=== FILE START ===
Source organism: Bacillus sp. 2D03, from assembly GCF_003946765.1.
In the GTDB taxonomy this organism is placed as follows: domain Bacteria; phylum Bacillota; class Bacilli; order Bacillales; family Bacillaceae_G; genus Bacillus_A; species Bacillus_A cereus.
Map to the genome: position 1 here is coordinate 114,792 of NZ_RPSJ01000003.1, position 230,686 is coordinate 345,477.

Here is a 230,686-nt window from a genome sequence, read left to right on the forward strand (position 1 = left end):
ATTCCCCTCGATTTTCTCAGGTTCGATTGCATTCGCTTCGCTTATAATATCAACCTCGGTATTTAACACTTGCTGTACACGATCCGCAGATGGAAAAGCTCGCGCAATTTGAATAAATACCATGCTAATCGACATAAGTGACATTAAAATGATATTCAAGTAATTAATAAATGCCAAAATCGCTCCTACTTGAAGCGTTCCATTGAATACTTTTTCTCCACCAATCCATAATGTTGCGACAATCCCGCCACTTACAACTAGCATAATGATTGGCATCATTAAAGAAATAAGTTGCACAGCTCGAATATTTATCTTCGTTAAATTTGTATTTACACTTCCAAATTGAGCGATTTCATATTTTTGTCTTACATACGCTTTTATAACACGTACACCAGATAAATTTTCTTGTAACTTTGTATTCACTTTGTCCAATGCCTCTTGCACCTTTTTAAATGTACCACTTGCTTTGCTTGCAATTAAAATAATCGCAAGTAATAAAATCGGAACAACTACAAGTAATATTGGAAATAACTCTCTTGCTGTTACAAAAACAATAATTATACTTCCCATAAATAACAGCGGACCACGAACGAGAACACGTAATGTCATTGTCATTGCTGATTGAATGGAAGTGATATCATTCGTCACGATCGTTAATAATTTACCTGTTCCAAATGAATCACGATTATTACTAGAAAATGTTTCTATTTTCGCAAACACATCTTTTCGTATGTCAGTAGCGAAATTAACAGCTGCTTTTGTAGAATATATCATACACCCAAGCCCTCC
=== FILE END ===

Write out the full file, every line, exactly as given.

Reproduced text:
Source organism: Bacillus sp. 2D03, from assembly GCF_003946765.1.
In the GTDB taxonomy this organism is placed as follows: domain Bacteria; phylum Bacillota; class Bacilli; order Bacillales; family Bacillaceae_G; genus Bacillus_A; species Bacillus_A cereus.
Map to the genome: position 1 here is coordinate 114,792 of NZ_RPSJ01000003.1, position 230,686 is coordinate 345,477.

Here is a 230,686-nt window from a genome sequence, read left to right on the forward strand (position 1 = left end):
ATTCCCCTCGATTTTCTCAGGTTCGATTGCATTCGCTTCGCTTATAATATCAACCTCGGTATTTAACACTTGCTGTACACGATCCGCAGATGGAAAAGCTCGCGCAATTTGAATAAATACCATGCTAATCGACATAAGTGACATTAAAATGATATTCAAGTAATTAATAAATGCCAAAATCGCTCCTACTTGAAGCGTTCCATTGAATACTTTTTCTCCACCAATCCATAATGTTGCGACAATCCCGCCACTTACAACTAGCATAATGATTGGCATCATTAAAGAAATAAGTTGCACAGCTCGAATATTTATCTTCGTTAAATTTGTATTTACACTTCCAAATTGAGCGATTTCATATTTTTGTCTTACATACGCTTTTATAACACGTACACCAGATAAATTTTCTTGTAACTTTGTATTCACTTTGTCCAATGCCTCTTGCACCTTTTTAAATGTACCACTTGCTTTGCTTGCAATTAAAATAATCGCAAGTAATAAAATCGGAACAACTACAAGTAATATTGGAAATAACTCTCTTGCTGTTACAAAAACAATAATTATACTTCCCATAAATAACAGCGGACCACGAACGAGAACACGTAATGTCATTGTCATTGCTGATTGAATGGAAGTGATATCATTCGTCACGATCGTTAATAATTTACCTGTTCCAAATGAATCACGATTATTACTAGAAAATGTTTCTATTTTCGCAAACACATCTTTTCGTATGTCAGTAGCGAAATTAACAGCTGCTTTTGTAGAATATATCATACACCCAAGCCCTCC